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ST. SENANUS AND THE LADY.

Air-The Brown Thorn.

ST. SENANUS!

“ Oh! haste and leave this sacred isle,
Unholy bark, ere morning smile;
For on thy deck though dark it be

A female form I see;
And I have sworn the sainted sod
Shall ne'er by woman's feet be trod."

1 In a metrical life of St. Senanus, which is taken from an old Kilkenney MS. and may be found among the Acta Sanctorum Hiberniæ, we are told of his flight to the island of Scattery, and his resolution not to admit any woman of the party; he refused to receive even a sister saint, St. Cannera, whom an angel had taken to the island, for the express purpose of introducing her to him. The following was the ungracious answer of Senanus, according to his poetical biographer:

Cui Præsul, quid fæminis
Commune est cum monachis,

THE LADY.

“ Oh! Father send not hence my bark Through wintry winds and billows dark, I come with humble heart, to share

Thy morn and ev’ning prayer; Nor mine the feet, oh! holy Saint, The brightness of thy sod to taint.”

The Lady's prayer Senanus spurn’d,
The winds blew fresh, the bark return'd,
But legends hint that had the maid

Till morning's light delay'd
And given the saint one rosy smile,
She ne'er had left his lonely isle.-

Nec te nec ullam aliam
Admittemus in insulam.

See the Acta Sanct. Hib. Page 610. According to Dr. Ledwich, St. Senanus was no less a personage than the river Shannon; but O'Connor, and other antiquarians, deny this metamorphosis indignantly.

HOW DEAR TO ME THE HOUR WHEN DAY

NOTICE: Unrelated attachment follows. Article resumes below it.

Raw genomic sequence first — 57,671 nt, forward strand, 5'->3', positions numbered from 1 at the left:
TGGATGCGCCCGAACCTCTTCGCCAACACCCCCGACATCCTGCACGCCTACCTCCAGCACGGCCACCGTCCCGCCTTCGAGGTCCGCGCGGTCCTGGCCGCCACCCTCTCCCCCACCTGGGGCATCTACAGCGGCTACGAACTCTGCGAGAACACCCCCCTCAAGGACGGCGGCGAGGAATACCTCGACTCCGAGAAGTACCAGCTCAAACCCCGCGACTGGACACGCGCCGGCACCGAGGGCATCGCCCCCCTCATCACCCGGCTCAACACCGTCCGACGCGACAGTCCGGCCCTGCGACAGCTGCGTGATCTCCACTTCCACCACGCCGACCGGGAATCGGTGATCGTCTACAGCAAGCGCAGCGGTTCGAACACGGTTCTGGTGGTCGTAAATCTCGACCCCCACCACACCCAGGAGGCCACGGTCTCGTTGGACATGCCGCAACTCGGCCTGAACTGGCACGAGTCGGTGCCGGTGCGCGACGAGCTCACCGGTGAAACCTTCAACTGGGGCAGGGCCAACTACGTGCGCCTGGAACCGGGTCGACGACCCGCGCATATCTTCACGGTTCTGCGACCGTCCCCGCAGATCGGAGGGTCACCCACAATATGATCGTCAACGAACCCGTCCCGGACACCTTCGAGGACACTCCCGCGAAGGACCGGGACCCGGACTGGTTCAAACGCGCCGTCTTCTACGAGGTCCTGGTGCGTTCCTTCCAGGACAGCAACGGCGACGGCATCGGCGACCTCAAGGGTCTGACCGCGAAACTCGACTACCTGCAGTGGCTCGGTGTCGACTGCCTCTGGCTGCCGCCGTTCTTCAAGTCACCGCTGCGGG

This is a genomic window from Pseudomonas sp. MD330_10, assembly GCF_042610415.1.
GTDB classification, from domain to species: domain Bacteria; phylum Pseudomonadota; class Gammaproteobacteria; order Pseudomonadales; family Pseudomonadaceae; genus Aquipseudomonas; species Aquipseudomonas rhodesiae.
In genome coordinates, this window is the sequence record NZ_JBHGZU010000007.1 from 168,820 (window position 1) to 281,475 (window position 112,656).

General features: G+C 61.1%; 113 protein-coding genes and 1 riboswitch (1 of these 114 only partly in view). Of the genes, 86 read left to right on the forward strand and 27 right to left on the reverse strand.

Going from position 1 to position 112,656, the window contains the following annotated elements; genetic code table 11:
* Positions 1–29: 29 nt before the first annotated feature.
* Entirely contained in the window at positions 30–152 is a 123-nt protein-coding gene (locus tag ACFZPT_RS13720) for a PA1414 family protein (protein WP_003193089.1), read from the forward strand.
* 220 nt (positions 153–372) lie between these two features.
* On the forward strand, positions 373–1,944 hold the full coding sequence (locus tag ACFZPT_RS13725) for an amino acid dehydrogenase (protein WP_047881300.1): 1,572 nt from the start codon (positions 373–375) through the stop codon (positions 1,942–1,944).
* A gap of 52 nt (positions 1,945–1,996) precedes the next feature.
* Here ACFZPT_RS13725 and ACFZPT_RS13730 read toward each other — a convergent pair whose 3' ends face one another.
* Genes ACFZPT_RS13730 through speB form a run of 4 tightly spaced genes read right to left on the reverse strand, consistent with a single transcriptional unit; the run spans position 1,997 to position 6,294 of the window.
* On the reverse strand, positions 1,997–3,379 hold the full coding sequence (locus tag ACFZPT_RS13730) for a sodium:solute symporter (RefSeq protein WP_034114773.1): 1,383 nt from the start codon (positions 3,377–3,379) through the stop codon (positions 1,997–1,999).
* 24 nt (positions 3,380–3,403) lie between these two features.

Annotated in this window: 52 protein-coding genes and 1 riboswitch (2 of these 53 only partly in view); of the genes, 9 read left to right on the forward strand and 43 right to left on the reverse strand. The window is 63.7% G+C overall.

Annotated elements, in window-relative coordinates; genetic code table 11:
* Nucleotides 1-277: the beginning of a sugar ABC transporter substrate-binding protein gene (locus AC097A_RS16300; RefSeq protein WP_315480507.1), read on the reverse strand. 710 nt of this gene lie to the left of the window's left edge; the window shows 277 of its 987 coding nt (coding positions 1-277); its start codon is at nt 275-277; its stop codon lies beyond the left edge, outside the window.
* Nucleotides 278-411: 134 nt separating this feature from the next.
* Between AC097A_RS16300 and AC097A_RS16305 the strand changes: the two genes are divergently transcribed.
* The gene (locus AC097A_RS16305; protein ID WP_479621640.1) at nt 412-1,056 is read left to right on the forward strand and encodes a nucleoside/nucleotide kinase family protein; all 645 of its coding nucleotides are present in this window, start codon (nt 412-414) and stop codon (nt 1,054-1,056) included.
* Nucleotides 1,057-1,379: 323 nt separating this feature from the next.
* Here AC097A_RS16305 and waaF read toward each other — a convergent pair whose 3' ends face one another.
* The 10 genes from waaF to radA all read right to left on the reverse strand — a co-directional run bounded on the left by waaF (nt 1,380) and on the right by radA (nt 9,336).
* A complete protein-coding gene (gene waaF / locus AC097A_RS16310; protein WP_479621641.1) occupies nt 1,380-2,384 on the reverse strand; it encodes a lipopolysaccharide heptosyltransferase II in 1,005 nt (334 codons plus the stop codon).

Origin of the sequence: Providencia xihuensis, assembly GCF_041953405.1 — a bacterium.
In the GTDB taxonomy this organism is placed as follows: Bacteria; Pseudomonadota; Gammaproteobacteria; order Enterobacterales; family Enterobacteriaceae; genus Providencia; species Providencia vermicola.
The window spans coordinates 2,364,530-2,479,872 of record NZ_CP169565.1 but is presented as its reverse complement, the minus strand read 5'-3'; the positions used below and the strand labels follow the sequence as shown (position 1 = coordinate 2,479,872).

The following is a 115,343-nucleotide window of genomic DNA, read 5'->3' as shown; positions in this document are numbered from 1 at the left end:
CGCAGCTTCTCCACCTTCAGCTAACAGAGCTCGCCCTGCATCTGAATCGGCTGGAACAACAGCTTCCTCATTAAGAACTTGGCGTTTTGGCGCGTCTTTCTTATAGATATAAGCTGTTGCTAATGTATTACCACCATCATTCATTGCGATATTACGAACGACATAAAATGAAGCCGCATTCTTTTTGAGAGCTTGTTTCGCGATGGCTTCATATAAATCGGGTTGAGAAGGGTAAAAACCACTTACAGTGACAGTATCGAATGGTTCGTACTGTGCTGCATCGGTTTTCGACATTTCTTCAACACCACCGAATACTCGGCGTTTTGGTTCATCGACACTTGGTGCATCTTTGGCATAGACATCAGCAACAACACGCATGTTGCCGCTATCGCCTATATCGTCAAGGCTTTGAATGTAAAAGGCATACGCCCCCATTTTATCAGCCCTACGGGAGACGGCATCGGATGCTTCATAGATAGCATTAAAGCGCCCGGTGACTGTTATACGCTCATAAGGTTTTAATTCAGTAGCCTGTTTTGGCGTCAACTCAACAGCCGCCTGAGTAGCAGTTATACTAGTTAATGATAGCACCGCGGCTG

LIGHT DIES.

AirThe Twisting of the Rope.

How dear to me the hour when daylight dies,

And sunbeams melt along the silent sea, For then sweet dreams of other days arise,

And mem'ry breathes her vesper sigh to thee!

And as I watch the hue of light that plays Along the smooth wave tow'rd the burning

west, I long to tread that golden path of rays, And think ’twould lead to some bright isle of

rest!

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Take back the virgin page

White and unwritten still:
Some hand more calm and sage

The leaf must fill.
Thoughts come as pure as light,

Pure as even you require;
But, oh! each word I write

Love turns to fire.

Yet let me keep the book;

Oft shall my heart renew,
When on its leaves I look,

Dear thoughts of you;

Like you it's fair and bright;

Like you, too bright and fair To let wild passion write

One wrong wish there.

Haply, when from those eyes

Far, far away, I roam, Should calmer thoughts arise

Tow'rds you and home, Fancy may trace some line

Worthy those eyes to meet; Thoughts that not burn, but shine,

Pure calm and sweet!

And as the records are,

Which wand'ring seamen keep, Led by the hidden star

Through winter's deep; So may the words I write

Tell through what storms I stray, You still the unseen light

Guiding my way!

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